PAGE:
- The Washington Times - Monday, September 2, 2002

Jacque Jones was talking about his Minnesota Twins. The feeling goes for everybody.
"This is something we've looked forward to since the start of the season," the outfielder said. "Now we're not on strike and we have to take full advantage. We're playing baseball now, that's all that matters."
Finally, the focus is back on the ballgames.
With the labor conflict resolved, players and fans can turn their full attention to the September stretch drive.
Pennant races, wild-card chases, stars closing in on milestones there's plenty to get excited about and no telling what the final month might hold.
Here's a quick look at a few things to keep an eye on:
The wild-card races. Shawn Green and the Dodgers are neck-and-neck with longtime rival San Francisco for an NL playoff spot. They play each other seven more times.
The refreshing Anaheim Angels have built a small lead in the AL thanks to a relentless brand of hit-and-run baseball under manager Mike Scioscia. The Angels are looking for their first postseason berth in 16 years, but watch out for the Red Sox, who don't play a team with a winning record after Sept.4.
The AL West-leading Oakland Athletics. With a starting rotation to rival any in the last 30 years, the A's reeled off their 18th straight win yesterday the longest streak in the majors since the 1953 New York Yankees won 18 in a row.
Without a strike to worry about, maybe nothing can stop Oakland.
"When you're dealing with streaks you're dealing with momentum, and you don't want to see it disrupted," general manager Billy Beane said.
The Atlanta Braves. Greg Maddux, Tom Glavine and friends should wrap up their 11th consecutive division title soon an amazing accomplishment. Now if they can just capture that elusive second World Series title.
The St. Louis Cardinals. In a season filled with tragedy and turmoil, general manager Walt Jocketty keeps wheeling and dealing in an effort to bring America's best baseball city its first championship in 20 years. Scott Rolen will get his first taste of the postseason if the Cardinals can hold off Houston in the NL Central.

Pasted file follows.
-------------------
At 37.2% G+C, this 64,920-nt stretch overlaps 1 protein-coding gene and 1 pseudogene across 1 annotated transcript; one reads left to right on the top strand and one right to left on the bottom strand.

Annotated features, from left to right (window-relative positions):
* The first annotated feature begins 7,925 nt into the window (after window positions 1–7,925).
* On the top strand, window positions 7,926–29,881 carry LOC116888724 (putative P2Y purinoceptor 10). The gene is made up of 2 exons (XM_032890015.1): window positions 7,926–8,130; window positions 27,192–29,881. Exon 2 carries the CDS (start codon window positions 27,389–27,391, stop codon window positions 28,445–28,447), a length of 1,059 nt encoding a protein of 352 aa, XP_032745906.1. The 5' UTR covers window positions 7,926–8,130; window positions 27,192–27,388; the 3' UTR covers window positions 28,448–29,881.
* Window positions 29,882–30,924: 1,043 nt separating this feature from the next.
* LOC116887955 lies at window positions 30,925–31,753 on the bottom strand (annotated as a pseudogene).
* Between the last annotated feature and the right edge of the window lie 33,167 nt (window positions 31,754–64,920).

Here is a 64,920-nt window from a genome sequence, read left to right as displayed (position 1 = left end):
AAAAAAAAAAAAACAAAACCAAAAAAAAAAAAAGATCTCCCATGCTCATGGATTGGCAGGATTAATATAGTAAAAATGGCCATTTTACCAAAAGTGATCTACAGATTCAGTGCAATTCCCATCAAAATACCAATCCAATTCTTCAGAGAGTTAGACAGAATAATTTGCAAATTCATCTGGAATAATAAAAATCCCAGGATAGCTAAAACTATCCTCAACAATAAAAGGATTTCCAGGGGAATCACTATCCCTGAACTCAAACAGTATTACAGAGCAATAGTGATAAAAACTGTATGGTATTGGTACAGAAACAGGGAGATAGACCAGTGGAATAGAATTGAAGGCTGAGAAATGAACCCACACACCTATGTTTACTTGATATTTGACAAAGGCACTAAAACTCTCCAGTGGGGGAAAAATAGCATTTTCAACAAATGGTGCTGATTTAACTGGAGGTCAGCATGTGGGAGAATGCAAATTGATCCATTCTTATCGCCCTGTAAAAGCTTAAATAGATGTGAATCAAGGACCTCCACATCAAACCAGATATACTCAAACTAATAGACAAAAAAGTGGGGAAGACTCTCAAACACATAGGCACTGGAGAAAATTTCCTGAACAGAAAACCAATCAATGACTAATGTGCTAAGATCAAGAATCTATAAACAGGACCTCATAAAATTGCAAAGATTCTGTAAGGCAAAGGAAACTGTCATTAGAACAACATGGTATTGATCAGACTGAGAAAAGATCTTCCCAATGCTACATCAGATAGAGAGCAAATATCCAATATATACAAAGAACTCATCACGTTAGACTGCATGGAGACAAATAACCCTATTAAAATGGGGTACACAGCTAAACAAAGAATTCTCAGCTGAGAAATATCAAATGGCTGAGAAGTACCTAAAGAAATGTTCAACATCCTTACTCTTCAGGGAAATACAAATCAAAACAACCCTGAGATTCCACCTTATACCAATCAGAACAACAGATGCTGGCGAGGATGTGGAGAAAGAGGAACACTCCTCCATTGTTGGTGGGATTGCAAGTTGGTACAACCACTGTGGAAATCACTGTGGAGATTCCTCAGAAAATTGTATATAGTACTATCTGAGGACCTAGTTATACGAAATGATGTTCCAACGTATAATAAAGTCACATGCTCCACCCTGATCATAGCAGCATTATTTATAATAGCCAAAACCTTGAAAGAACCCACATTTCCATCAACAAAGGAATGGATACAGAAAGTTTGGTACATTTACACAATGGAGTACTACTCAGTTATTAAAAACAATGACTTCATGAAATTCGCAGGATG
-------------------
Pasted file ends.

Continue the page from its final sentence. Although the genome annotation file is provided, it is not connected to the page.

The Twins. They've escaped contraction for at least four years, and Torii Hunter and the gang could pose problems in the earsplitting Metrodome come playoff time. The bullpen is terrific, but they probably need a healthy Eric Milton to beat the big spenders in October.
Barry Bonds. The Giants incomparable slugger entered yesterday with a .574 on-base percentage. The previously unthinkable record of .553 was set by Ted Williams in 1941. Bonds could also win his first NL batting title (he's never finished higher than fourth). With a .371 average, he led Larry Walker by 19 points.
Curt Schilling. The Arizona Diamondbacks ace is trying to become only the second pitcher since 1980 to win 25 games in a season Bob Welch won 27 for Oakland 12 years ago. Schilling (21-5) probably has five more starts to win four times.
Alex Rodriguez. He's got 48 homers. Imagine a shortstop hitting 60? He'd have to win the AL MVP, even for the last-place Texas Rangers.
Alfonso Soriano. The 24-year-old New York Yankees second baseman can become the fourth player with 40 home runs and 40 stolen bases. In just his second major league season, Soriano has 34 homers, 37 steals and a great shot to join Jose Canseco, Bonds and Rodriguez as the only players to accomplish the feat.
John Smoltz. The Atlanta closer came into yesterday with 48 saves, nine shy of Bobby Thigpen's big league record. Smoltz figures to at least break the NL mark of 53 shared by Trevor Hoffman and Randy Myers.
Sammy Sosa. Sidelined by a sore neck for the past week, the Chicago Cubs star still needs seven homers to reach 500.
And don't forget about the Yankees, shooting for their fifth straight AL pennant. After last season's crushing loss to Arizona in Game 7 of the World Series, nobody wants to win more than George Steinbrenner.

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